With such significant gains, however, wages may well be nearing their limit. After all, operating margins can only allow for so much of an increase in labor costs. And with so many of the major players increasing compensation to attract and retain workers, offering alternatives can help businesses stand out.
Just 44% of light industrial businesses are investing in flexibility, and 37% in career development.
Fewer than 50% of companies are investing in flexible scheduling and career development, despite being top requests from workers.
“[Hourly workers] would benefit from being able to control their work hours through flex time and having greater control over schedules and time off, as well as the ramping up of hours when it fits their lives. Yet these are the workers who rarely have access to control over when they work.”
- Ellen Ernst Kossek & Brenda A. Lautsch, Harvard Business Review
Offering flexibility is what workers want—just ask any of our Instawork Professionals. As Claudy C. of New York City put it “The flexibility gives me more time with my family. I can pick the shifts I want, where it’s convenient to me.”
Flexibility isn’t the only thing workers are looking for. Another Harvard Business Review study described a lack of career development as one of the top three issues low-wage workers face. They found “a plurality (33%) of [hourly] workers said they saw no opportunity to move up” at their organization, while just 5% of hourly job postings mentioned career mobility.
Takeaway: Flexibility and career development are becoming critical factors for workers, yet many employers fail to invest in these areas — creating a major opportunity for those that do step up.
Temp labor is crucial, but existing vendors often fall flat
Retention efforts alone, of course, weren’t enough to close the gap between headcount and demand. 66% of warehouses and distribution centers expect to fill open positions with temp workers in the next year.
And demand for temp labor is largely increasing — 54% of light industrial businesses reported using more temp labor now than before COVID. Some of the most common temp labor solutions include self-sourcing, tapping into referral networks, and working with local or national staffing agencies.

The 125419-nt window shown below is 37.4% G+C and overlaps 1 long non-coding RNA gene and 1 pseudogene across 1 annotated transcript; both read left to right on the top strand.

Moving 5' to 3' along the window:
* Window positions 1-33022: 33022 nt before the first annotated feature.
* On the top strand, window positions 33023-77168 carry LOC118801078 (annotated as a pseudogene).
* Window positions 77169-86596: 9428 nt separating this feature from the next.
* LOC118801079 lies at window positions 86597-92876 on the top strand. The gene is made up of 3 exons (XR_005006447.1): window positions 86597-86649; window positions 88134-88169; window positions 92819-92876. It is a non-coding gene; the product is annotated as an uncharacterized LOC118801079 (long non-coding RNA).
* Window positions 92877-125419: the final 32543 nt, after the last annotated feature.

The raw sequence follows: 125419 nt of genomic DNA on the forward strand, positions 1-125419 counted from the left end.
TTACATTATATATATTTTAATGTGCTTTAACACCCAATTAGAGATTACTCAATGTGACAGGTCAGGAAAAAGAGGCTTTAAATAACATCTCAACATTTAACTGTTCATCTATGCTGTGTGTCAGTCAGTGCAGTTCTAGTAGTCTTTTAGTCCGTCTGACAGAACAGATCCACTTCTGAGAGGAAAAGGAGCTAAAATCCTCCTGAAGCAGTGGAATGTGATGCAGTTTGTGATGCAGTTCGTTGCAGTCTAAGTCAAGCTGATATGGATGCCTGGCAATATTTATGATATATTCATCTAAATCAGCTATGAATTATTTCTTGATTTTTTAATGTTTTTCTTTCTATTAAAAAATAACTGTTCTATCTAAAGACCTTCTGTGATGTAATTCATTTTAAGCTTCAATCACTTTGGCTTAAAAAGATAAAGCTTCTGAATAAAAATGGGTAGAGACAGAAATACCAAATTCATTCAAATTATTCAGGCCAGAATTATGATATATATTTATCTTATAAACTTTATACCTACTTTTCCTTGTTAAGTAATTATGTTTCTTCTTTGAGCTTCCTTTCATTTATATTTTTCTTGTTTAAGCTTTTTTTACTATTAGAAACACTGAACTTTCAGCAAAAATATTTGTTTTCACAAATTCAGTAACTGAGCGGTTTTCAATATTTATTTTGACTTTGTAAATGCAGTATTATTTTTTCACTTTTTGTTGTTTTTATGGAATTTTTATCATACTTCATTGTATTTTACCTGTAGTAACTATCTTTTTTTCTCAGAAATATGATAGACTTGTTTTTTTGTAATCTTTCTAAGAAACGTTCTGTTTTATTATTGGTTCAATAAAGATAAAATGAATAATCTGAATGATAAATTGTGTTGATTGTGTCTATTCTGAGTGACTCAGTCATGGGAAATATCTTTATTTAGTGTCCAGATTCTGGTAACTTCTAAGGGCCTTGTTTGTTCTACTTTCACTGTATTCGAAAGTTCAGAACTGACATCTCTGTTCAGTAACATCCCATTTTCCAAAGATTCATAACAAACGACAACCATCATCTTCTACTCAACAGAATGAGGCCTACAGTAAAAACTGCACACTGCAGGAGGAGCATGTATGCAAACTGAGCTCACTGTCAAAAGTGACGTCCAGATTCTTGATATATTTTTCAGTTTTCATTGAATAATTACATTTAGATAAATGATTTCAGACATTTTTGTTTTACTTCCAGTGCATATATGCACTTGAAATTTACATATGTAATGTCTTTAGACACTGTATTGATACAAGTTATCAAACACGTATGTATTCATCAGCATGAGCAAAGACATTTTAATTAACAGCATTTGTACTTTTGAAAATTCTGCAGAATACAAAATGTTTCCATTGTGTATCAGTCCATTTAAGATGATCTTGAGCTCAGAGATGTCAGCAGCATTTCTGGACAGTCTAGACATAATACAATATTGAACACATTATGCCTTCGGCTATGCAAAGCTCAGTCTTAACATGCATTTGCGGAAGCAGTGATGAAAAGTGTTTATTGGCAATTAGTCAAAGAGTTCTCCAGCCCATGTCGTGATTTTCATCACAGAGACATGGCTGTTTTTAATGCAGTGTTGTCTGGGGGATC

These tactics, however, frequently fail to deliver the labor needed to keep operations running.
84% of light industrial businesses used 2+ staffing vendors — but only 6% got all of the workers they needed.
Takeaway: Traditional temp labor sources are no longer delivering — don’t try the same methods expecting different outcomes.
Flexible staffing models provide an untapped opportunity
Despite traditional staffing solutions’ spotty record of delivering, many light industrial businesses haven’t branched out beyond them as a means of tapping underutilized labor pools.
Only 18% of businesses report using a tech-enabled staffing solution.
This, in turn, highlights another big opportunity area for light industrial businesses since traditional avenues are filling the gap.
“Working from models like temporary employees, gig workers and independent contractors, technology that automatically matches the right position to the right candidate with pre-vetted qualifications can help businesses drastically reduce the time it takes to get workers in the door.”
- Sumir Meghani, Forbes
Instawork’s flexible staffing platform provides the reliability you need with the ability to build your own roster of trained, motivated flex workers.
Takeaway: Flexible staffing platforms like Instawork help businesses expand their permanent and temporary labor pool while making it easy to schedule, manage, and build relationships with workers over time.
The road ahead
The past couple of years have tested warehouse and distribution operators in a way it never has been before — but the silver lining is that many businesses have challenged norms and experimented in their quest to adapt. If light industrial businesses continue to show the same resilience as they’ve demonstrated thus far, along with a touch of innovation, they’ll be poised to thrive in 2022.